When people think of designing their homes, they flock to Pinterest to look up the latest Interior Design trends for the year and reference their saved mood boards. Homeowners Dillon and Xue Li, however, have rejected the status quo, and designed their @3queensroad flat as a high-utility place of refuge for themselves and their adorable 10-year-old Frenchie Jules.
With a budget of $65K, the couple have managed to transform an old, cookie-cutter flat into something that would make it onto Instagram as natural living inspo. On a bright Saturday afternoon, we take a tour of their 4-room Queens Road HDB flat to find out how they did it.
First impressions: Rustic industrial meets Jungalow
The entrance to the unit, as seen from the inside.
When we were greeted at the door by Dillon, Xue Li and Jules, our first thought was, “wow, we’ve somehow travelled to a rainforest”. This home takes on the very literal meaning of concrete jungle with the bare bones of the flat being very raw, and almost industrial – cement screed, exposed concrete beams that look weathered and an abundance of wood.
Then there’s the veritable cornucopia of plants that pepper the walkway into their flat, with the trail continuing indoors with green in view literally everywhere from ceiling to floor.
Dillon jokes that they started with just one, but the plants eventually just started multiplying. Not that it’s a bad thing, since plants are known to breathe life – both literally and figuratively – into otherwise flat spaces.
With the block tucked into the corner of the road and the unit itself only accessible by accessing the floor above and walking down, one can say it may give visitors quite a hard time, especially with Chinese New Year coming up. However, it is exactly this privacy that made both Dillon and Xue Li consider this unit. After all, who doesn’t like a cosy, peaceful respite away from the hustle and bustle of life?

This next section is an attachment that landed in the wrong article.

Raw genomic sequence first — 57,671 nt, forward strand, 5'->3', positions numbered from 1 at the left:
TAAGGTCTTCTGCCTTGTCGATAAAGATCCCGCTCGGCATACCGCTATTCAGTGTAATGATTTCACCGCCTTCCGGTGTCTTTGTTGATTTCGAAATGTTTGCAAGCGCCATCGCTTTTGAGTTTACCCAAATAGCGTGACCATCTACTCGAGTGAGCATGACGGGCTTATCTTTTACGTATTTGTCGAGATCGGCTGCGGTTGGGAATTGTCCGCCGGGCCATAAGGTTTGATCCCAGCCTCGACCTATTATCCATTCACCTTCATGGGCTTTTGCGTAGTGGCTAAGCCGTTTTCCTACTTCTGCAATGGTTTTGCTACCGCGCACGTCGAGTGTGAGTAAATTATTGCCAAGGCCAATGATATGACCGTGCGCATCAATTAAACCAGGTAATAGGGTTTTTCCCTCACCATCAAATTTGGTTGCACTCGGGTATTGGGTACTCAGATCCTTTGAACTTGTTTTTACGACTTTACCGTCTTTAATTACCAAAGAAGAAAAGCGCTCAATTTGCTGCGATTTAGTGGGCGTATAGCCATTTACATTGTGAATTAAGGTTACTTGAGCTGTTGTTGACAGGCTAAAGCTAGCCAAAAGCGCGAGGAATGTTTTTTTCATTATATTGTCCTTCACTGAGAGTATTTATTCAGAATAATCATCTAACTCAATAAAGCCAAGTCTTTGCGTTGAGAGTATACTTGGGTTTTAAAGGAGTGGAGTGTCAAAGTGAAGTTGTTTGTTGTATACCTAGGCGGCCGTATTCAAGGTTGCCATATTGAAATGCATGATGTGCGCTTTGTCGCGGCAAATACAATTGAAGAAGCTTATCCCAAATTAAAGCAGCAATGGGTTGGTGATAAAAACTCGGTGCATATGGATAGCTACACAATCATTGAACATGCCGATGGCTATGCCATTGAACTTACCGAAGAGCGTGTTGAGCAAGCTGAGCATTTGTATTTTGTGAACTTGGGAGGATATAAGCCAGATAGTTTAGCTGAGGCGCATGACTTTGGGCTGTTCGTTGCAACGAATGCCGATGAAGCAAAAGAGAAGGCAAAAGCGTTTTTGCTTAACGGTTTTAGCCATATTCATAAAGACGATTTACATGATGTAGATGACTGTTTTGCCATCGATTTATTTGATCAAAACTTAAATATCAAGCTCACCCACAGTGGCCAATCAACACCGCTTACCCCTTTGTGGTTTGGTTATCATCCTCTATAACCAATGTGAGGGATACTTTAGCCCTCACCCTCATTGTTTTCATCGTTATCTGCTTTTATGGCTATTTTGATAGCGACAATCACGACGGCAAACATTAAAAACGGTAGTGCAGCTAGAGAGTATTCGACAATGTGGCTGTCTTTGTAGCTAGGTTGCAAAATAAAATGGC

Renovating with a purpose-driven design
As the couple bring us through their lovely home, they also tell us about how it came into fruition. Contrary to what we see, Dillon says that he never had a set theme in mind while designing the flat.
He believes that themes, like trends, expire and change unpredictably. Rather, it was the utilisation of the space, its significance and what it symbolises that drove the couple’s design choices. This, in addition to taking the age of the flat into consideration.
When Dillon and Xue Li first purchased the flat, they had one thing they wouldn’t compromise on: the main living space. The couple wanted a common space where they could spend the bulk of their time “working, consuming, communicating and relaxing”.
After all, their jobs usually keep them busy, so they definitely treasure the time they’re able to spend together. They also eliminated sofas and TVs for this exact reason; living in the present. Plus, there’s that added benefit of not having to wince every time you look at your screen time report from Apple.
The main living space that functions as a dining area, living room and work space all in one.
When asked about the table, Dillon tells us that they had two conditions for picking it: said table should be able to fit into their block’s lift, and round the staircase. They happened to find a table that not only looked good, but also fit the above criteria to a T. Thus, this table was hauled back from the furniture store all the way in Kranji.
A closer look at the table.
Dillon also tells us that the table was fashioned from the trunk of a large tree from Malaysia. The table did end up being a bit pricey, but Dillon says it’s a worthy investment for somewhere he and Xue Li can spend quality time together.
Looking around, you may notice the lack of doors and walls. That’s because the both of them wanted one large space where the possibilities are endless. Thus, the only doors we see are for privacy in the bathroom and bedroom, and for practical reasons – main door.